Reel Critics:

‘Ice Age 3’ humor misses the mark a bit

July 09, 2009|By John Depko

The latest installment in the “Ice Age” franchise adds roaring dinosaurs to the animal matrix of the earlier films. Fuzzy mammals with their quirky ways and bulging eyes remain front and center in the plot. But they are drawn by chance into a lost world below the ice sheet where the giant reptiles still reign. Escaping safely back to the surface becomes the mission of the tiny heroes.

The sparkling animation is first-rate. But the tension and danger presented by a giant T. rex chasing small furry mammals may be too much for children younger than 5. There are chuckles and good humor sprinkled throughout. But the comic banter and pratfalls seem tired and uninspired compared to the best examples of the genre.

There are moments that promise more real comedy than the lightweight screenplay is able to deliver. You can spot the points where the dialogue pauses, expecting laughter from the audience that doesn’t always come. Overall, this is a family-oriented diversion that will entertain many but disappoint some. Waiting for the video may be the best option.


Depp makes crime look good without eyeliner

“Public Enemies” is a bravura true crime caper from Michael Mann, the director who brought us the memorable “Heat.”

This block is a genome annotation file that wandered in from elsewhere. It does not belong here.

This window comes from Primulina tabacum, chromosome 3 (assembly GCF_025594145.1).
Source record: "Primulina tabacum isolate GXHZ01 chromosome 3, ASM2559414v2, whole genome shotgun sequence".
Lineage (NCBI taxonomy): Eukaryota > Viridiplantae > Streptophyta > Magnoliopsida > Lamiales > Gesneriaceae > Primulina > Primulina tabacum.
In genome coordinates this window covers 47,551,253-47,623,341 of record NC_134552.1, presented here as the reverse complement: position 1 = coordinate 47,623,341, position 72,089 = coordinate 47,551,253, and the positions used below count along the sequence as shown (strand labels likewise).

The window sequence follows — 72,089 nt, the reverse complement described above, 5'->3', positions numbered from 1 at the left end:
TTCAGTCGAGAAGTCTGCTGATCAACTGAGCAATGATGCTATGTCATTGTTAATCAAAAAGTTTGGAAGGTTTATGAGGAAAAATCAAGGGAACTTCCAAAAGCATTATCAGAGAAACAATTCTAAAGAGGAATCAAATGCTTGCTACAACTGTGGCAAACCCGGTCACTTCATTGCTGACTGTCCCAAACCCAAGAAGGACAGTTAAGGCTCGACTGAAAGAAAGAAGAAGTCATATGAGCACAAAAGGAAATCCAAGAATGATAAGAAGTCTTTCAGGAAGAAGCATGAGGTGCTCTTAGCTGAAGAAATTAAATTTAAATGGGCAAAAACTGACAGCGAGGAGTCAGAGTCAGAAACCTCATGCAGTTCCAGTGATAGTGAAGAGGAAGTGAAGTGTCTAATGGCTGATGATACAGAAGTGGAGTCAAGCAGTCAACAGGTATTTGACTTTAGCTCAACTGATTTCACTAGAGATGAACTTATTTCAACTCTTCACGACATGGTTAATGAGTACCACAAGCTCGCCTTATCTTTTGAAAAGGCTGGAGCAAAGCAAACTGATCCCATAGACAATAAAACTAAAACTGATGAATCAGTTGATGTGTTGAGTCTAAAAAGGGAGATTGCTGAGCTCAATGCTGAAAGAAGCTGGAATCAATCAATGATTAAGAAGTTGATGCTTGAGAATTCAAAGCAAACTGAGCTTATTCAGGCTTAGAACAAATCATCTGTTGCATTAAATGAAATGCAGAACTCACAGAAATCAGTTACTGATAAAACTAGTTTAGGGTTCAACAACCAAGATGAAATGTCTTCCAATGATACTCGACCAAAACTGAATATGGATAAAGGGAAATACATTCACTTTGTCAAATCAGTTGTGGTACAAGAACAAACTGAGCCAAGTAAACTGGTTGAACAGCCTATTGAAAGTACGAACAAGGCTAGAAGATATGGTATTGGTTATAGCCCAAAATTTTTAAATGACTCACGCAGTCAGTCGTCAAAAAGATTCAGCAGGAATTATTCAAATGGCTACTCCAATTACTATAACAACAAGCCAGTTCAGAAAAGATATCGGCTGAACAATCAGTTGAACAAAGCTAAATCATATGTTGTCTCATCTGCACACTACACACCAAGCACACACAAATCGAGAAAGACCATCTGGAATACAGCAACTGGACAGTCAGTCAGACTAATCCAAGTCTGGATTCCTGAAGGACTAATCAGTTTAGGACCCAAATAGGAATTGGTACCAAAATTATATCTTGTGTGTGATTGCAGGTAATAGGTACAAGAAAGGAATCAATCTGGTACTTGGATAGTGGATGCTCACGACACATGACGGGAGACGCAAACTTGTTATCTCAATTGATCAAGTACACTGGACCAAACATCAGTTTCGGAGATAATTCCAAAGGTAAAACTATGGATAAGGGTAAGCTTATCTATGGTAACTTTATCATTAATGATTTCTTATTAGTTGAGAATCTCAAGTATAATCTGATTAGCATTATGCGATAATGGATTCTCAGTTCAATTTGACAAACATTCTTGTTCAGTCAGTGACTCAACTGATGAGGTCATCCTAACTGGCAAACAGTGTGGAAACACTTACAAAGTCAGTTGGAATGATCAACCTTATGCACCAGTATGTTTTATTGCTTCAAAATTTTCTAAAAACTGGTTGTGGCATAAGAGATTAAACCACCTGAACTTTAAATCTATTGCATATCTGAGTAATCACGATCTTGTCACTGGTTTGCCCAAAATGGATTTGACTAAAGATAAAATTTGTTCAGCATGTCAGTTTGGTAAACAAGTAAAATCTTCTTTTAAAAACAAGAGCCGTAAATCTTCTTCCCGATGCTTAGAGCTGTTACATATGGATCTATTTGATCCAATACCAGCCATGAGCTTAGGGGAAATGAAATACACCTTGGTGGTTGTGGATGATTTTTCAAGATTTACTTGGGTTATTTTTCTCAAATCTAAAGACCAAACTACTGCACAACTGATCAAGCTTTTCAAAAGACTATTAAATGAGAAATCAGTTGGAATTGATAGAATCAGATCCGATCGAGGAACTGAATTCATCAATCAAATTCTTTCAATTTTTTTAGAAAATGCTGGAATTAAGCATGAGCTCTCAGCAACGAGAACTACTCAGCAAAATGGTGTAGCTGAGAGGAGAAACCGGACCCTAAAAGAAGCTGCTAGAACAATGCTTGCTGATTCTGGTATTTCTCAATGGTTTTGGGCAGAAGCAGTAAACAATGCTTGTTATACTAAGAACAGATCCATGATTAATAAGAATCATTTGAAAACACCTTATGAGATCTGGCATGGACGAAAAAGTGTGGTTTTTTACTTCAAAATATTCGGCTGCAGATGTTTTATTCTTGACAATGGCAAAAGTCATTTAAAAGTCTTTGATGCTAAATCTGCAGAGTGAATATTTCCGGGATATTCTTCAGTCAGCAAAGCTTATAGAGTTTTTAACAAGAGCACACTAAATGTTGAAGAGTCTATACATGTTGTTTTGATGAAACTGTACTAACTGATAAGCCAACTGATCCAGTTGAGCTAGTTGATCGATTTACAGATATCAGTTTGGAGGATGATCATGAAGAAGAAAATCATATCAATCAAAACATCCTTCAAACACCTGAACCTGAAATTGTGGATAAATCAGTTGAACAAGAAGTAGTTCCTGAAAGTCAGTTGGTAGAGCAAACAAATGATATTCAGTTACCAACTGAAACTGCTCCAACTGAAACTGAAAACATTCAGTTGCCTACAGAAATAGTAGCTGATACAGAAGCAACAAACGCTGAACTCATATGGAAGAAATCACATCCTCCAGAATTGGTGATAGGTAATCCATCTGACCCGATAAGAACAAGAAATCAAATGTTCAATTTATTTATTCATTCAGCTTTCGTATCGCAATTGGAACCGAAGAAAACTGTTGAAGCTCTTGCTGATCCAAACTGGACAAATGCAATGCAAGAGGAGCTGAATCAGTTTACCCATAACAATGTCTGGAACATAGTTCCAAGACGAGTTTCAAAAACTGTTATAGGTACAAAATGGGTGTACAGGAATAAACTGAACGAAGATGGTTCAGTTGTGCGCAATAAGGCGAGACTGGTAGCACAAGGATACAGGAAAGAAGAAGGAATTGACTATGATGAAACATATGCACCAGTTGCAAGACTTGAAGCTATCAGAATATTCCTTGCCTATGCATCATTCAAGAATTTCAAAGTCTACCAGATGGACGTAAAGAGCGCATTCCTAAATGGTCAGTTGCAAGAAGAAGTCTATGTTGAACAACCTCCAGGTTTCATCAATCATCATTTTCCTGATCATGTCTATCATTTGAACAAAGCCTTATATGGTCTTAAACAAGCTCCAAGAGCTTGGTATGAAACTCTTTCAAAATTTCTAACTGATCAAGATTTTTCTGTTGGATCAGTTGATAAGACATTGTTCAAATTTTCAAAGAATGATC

This is a visually stunning recount of John Dillinger, the FBI’s Public Enemy No. 1, who, along with other famous Depression-era criminals such as Pretty Boy Floyd and Baby Face Nelson, became the stuff of legend. Local farm boys make good. Or at least, they make headlines.

As Dillinger, Johnny Depp (sans eyeliner) once again has the charm and moxie to make crime look like fun. Well, except for the killing part. The film opens with a daring prison break, the first of several so bold they should only have existed in movies. The action is in-your-face and crisply executed.

Leading the team of somewhat inept G-men is straight-arrow Melvin Purvis (a surprisingly subdued Christian Bale) and J. Edgar Hoover. Billy Crudup excels as Hoover, as thick of neck and stubborn as a bulldog.

Not much time is spent on Dillinger’s life beyond the thrill of robbing banks and outwitting the law.

He did have a soft spot for hat-check girl Billie Frechette (an affecting Marion Cotillard), and their doomed love sets us up to feel sad when he gets his comeuppance in front of a Chicago theater — a fitting Hollywood ending, only the more perfect for being true.

JOHN DEPKO is a Costa Mesa resident and a senior investigator for the Orange County public defender’s office. SUSANNE PEREZ lives in Costa Mesa and is an executive assistant for a financial services company. SUSANNE PEREZ lives in Costa Mesa and is an executive assistant for a financial services company.

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